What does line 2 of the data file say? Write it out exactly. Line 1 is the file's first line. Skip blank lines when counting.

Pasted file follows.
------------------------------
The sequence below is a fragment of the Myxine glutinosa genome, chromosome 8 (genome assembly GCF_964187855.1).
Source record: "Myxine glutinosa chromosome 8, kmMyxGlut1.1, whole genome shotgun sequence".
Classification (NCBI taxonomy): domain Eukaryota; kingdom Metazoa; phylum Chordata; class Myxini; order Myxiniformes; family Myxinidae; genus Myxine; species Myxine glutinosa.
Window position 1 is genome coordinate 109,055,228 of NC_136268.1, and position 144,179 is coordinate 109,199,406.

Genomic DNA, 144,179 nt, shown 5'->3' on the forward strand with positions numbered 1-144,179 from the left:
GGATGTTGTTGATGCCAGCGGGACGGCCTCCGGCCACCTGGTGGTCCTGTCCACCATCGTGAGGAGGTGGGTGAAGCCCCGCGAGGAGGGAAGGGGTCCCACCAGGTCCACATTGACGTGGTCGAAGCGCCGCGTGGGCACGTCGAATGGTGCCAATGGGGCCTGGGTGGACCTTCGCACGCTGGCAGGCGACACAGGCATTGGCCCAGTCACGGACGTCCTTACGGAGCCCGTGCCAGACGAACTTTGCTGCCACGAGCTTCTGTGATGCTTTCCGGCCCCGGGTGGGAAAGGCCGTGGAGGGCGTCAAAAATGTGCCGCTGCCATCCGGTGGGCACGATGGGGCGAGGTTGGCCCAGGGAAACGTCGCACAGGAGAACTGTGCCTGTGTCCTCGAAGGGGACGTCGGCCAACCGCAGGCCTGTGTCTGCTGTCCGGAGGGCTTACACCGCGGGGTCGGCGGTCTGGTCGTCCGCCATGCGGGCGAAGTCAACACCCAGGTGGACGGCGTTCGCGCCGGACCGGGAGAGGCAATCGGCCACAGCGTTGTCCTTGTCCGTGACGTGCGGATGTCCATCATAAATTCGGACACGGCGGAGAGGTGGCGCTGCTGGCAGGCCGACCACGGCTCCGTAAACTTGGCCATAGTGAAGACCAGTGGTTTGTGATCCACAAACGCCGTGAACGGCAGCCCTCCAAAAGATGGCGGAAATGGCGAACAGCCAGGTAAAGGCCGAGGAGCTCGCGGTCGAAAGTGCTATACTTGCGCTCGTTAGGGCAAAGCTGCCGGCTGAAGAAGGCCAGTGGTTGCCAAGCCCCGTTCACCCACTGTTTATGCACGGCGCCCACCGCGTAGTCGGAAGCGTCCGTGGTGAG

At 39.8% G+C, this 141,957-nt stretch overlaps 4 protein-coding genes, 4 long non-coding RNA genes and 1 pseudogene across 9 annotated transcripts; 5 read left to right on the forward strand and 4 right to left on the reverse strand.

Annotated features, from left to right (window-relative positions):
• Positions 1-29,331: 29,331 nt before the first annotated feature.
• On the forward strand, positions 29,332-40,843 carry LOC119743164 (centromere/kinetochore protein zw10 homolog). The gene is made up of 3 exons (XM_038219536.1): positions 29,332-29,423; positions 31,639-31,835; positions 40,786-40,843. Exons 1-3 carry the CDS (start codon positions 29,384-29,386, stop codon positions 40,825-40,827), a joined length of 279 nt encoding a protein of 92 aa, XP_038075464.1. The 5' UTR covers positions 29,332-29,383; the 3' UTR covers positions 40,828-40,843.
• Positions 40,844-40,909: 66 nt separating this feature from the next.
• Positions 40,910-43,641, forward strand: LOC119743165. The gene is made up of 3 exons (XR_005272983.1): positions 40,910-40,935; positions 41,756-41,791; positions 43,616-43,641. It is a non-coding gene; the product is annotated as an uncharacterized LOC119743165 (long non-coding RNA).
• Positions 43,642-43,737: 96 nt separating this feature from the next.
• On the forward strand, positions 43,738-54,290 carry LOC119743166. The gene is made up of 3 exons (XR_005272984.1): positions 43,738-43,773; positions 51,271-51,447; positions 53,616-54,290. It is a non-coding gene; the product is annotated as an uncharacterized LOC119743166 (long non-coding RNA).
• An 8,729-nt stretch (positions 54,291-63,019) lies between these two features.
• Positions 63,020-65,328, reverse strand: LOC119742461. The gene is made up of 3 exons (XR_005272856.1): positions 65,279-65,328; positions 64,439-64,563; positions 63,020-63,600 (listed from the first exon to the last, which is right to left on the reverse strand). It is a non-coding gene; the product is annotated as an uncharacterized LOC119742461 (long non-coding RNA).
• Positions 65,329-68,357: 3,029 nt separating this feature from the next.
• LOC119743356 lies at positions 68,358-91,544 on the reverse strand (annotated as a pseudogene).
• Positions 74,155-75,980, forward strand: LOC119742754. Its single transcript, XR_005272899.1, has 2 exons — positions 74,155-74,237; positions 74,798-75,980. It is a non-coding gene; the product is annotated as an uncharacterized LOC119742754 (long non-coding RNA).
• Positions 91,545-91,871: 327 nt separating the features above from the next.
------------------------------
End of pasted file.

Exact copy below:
Source record: "Myxine glutinosa chromosome 8, kmMyxGlut1.1, whole genome shotgun sequence".